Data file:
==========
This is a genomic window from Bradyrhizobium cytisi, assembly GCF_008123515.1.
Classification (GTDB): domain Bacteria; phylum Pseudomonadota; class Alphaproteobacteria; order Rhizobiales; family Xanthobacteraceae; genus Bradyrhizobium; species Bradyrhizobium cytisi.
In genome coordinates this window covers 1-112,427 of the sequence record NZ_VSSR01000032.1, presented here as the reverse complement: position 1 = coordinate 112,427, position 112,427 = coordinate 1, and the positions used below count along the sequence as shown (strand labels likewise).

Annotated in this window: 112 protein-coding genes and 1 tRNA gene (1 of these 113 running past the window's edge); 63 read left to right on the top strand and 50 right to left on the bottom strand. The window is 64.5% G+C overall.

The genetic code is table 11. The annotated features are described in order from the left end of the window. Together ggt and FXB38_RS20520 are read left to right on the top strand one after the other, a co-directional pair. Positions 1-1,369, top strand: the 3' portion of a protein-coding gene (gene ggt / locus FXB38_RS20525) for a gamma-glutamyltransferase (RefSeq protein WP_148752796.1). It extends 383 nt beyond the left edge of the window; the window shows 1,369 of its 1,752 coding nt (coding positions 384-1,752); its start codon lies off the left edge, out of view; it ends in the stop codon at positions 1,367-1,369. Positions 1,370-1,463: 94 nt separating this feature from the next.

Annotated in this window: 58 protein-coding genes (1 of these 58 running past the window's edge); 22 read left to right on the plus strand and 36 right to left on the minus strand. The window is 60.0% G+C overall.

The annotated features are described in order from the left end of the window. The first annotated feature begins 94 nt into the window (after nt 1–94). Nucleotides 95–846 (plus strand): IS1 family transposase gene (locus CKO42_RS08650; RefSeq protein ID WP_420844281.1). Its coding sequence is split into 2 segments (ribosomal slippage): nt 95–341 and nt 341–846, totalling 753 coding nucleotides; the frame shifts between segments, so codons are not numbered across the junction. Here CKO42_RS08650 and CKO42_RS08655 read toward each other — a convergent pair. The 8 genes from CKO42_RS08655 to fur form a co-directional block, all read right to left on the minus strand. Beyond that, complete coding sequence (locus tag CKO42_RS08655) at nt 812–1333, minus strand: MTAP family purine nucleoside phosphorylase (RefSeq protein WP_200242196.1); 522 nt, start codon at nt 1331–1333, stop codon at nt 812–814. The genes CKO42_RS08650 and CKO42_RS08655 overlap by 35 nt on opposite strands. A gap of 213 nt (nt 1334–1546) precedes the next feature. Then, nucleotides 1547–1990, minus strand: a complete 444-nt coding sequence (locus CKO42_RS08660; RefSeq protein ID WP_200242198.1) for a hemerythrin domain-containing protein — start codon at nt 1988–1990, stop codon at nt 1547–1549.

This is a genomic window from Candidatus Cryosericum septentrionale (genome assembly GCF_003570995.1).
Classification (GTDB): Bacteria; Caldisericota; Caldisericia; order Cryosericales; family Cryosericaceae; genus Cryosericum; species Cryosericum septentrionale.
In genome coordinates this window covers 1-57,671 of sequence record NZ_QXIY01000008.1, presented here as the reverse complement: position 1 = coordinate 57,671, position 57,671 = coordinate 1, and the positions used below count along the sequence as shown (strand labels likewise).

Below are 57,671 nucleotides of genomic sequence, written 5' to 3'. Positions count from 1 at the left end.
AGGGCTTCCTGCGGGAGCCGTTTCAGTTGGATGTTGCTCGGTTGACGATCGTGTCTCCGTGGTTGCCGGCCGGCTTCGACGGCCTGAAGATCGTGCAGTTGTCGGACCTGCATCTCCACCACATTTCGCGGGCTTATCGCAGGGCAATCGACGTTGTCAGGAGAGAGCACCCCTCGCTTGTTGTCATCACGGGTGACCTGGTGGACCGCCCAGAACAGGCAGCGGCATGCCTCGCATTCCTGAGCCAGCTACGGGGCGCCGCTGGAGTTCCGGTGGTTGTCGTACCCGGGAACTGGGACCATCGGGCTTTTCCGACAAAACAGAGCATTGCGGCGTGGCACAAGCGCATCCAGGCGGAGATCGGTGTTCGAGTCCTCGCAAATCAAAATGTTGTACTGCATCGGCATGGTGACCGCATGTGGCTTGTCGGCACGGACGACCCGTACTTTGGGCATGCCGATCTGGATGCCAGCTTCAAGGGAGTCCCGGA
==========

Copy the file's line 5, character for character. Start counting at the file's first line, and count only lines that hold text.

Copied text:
The genetic code is table 11. The annotated features are described in order from the left end of the window. Together ggt and FXB38_RS20520 are read left to right on the top strand one after the other, a co-directional pair. Positions 1-1,369, top strand: the 3' portion of a protein-coding gene (gene ggt / locus FXB38_RS20525) for a gamma-glutamyltransferase (RefSeq protein WP_148752796.1). It extends 383 nt beyond the left edge of the window; the window shows 1,369 of its 1,752 coding nt (coding positions 384-1,752); its start codon lies off the left edge, out of view; it ends in the stop codon at positions 1,367-1,369. Positions 1,370-1,463: 94 nt separating this feature from the next.